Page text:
The change in leadership stems from an inspector general report that found the IRS inappropriately singled out conservative groups for enhanced scrutiny based on their names and political beliefs over an 18-month period during the 2012 campaign.
The FBI is investigating the matter, as are three congressional committees.
In his meeting with Werfel, the Utah Republican stressed that the IRS needs to make sure "strong safeguards are put in place to ensure there will be no targeting of individuals or groups based on political views."
Miller, who appeared before the Finance Committee on Tuesday, denied that the targeting was politically motivated. Rather he said it was a mistake by low-level workers trying to be more efficient.
The IRS sent letters to the targeted groups, in some cases demanding to know the names of current and future donors, political beliefs and any intention to run for office.
Political groups can become tax-exempt "social welfare" organizations if they spend less than half of their resources on public campaigns that don't promote or oppose specific candidates. The status allows these groups to keep their funders' identities secret.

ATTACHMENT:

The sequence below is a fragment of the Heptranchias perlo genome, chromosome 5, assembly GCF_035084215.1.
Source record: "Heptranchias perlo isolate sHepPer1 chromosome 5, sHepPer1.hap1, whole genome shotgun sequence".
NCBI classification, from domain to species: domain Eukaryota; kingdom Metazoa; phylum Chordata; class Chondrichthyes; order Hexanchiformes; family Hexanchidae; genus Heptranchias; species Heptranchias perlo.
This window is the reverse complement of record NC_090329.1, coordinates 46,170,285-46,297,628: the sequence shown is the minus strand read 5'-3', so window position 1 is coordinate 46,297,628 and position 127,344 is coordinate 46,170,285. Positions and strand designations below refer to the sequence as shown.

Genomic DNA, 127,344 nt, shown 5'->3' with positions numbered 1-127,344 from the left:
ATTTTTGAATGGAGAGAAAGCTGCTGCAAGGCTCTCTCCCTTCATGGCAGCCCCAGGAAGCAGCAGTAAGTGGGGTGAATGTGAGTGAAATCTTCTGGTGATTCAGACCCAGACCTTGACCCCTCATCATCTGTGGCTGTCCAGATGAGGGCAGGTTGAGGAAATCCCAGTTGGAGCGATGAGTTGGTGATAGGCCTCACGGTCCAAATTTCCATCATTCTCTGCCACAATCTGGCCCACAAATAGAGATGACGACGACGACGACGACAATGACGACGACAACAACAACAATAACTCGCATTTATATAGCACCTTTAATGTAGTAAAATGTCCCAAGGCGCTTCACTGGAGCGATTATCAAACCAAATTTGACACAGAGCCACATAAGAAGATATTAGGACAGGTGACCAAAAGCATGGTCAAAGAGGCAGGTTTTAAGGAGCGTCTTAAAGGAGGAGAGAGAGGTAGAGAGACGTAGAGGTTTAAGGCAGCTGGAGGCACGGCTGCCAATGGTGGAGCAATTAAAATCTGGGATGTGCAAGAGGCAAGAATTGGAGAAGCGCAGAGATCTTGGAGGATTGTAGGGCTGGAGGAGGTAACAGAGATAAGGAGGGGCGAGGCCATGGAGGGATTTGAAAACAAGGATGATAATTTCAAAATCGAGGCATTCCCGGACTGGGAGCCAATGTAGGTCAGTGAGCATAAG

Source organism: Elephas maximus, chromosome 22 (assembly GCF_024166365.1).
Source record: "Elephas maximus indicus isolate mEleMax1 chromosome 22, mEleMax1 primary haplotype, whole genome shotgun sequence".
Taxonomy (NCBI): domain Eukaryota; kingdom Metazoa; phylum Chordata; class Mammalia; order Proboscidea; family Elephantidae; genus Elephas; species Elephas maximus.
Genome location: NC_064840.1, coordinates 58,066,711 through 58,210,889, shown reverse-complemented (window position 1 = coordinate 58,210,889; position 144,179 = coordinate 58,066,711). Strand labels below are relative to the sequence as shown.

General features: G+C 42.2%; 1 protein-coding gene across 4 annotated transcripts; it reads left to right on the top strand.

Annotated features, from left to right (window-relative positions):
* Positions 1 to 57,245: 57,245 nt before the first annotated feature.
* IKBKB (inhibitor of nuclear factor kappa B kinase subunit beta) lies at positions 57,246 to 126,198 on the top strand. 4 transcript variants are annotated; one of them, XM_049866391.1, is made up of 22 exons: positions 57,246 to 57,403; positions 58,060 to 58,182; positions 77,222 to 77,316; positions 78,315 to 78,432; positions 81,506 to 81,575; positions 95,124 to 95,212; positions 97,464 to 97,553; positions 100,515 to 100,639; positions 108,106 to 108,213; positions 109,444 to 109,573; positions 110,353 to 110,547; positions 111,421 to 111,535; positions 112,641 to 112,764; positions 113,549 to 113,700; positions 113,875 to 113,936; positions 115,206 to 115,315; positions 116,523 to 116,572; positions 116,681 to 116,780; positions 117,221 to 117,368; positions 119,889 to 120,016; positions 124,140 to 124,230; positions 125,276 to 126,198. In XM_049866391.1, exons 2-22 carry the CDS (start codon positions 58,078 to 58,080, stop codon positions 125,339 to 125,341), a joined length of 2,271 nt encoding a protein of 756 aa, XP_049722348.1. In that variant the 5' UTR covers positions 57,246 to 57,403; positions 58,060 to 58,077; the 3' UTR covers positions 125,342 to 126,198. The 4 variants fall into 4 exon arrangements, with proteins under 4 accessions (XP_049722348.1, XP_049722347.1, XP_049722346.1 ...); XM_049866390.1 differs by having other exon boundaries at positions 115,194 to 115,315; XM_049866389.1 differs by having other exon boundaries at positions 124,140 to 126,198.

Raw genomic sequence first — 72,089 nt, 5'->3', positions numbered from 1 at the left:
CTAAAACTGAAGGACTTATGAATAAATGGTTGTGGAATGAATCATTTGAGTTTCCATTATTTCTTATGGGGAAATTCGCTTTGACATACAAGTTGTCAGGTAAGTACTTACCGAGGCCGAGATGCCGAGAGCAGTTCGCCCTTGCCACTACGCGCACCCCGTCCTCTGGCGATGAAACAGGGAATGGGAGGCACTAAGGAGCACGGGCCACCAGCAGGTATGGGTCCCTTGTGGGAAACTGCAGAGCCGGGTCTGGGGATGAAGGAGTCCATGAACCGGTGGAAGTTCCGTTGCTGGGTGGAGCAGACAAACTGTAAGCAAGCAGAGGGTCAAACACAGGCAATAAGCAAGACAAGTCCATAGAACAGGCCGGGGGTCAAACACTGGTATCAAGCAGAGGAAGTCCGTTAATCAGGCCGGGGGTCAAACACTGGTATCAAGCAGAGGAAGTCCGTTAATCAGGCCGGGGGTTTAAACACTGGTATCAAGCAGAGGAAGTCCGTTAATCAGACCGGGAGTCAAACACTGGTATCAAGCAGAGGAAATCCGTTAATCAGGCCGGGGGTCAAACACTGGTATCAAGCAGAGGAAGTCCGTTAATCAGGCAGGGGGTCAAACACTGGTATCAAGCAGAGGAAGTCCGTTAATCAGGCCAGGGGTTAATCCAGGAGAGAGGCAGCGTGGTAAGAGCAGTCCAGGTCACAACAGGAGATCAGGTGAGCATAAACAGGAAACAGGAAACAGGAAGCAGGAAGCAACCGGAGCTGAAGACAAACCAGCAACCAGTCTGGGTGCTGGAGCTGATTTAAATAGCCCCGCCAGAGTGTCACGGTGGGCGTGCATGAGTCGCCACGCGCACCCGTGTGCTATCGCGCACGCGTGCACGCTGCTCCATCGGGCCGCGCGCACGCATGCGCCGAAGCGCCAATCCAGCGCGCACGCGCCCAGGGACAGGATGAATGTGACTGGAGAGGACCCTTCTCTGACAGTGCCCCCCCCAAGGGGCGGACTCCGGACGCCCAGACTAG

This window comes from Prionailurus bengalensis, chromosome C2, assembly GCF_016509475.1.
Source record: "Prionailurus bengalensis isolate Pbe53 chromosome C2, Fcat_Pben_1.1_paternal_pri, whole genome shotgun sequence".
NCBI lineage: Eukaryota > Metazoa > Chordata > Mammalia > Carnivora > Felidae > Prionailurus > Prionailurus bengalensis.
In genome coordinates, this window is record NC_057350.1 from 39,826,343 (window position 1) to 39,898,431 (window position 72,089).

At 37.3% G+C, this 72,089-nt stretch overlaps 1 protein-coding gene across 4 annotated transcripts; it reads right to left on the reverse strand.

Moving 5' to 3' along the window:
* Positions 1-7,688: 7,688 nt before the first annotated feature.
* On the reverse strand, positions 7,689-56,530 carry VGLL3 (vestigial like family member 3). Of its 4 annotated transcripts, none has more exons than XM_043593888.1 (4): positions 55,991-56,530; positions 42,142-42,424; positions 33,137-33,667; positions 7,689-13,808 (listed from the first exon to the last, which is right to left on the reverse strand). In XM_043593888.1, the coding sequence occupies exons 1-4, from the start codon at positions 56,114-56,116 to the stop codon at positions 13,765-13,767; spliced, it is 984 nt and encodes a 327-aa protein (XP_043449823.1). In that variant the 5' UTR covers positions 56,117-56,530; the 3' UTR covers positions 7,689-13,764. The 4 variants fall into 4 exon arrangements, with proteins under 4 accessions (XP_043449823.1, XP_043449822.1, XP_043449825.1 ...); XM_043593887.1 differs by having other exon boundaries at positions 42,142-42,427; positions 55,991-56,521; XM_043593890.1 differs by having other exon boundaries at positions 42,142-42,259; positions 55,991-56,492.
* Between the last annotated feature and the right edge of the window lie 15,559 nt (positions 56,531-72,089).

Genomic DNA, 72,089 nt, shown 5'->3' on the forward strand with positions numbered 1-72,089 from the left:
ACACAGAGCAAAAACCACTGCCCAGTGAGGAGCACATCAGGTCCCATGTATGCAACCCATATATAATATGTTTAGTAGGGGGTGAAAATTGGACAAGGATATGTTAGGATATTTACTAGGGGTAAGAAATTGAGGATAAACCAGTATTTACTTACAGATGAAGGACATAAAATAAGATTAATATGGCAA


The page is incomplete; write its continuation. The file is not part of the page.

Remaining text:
None of the Utah tea party groups have claimed they were among those targeted, with local tea party leader David Kirkham saying he funded most of the gatherings to avoid the need to file for tax-exempt status with the IRS.
Freedom Path, a group created to support Hatch's 2012 re-election, says the IRS sent intrusive questionnaires and inappropriately gave ProPublica, an online media organization, its confidential application. The group spent at least $570,000 supporting Hatch. The senator's spokesman said the investigation is in no way connected to Freedom Path, but is a responsibility the senator has as the lead Republican on the committee overseeing the IRS.
Hatch asked Utahns who have information to go to www.hatch.senate.gov and fill out the online form, promising any data provided will remain private.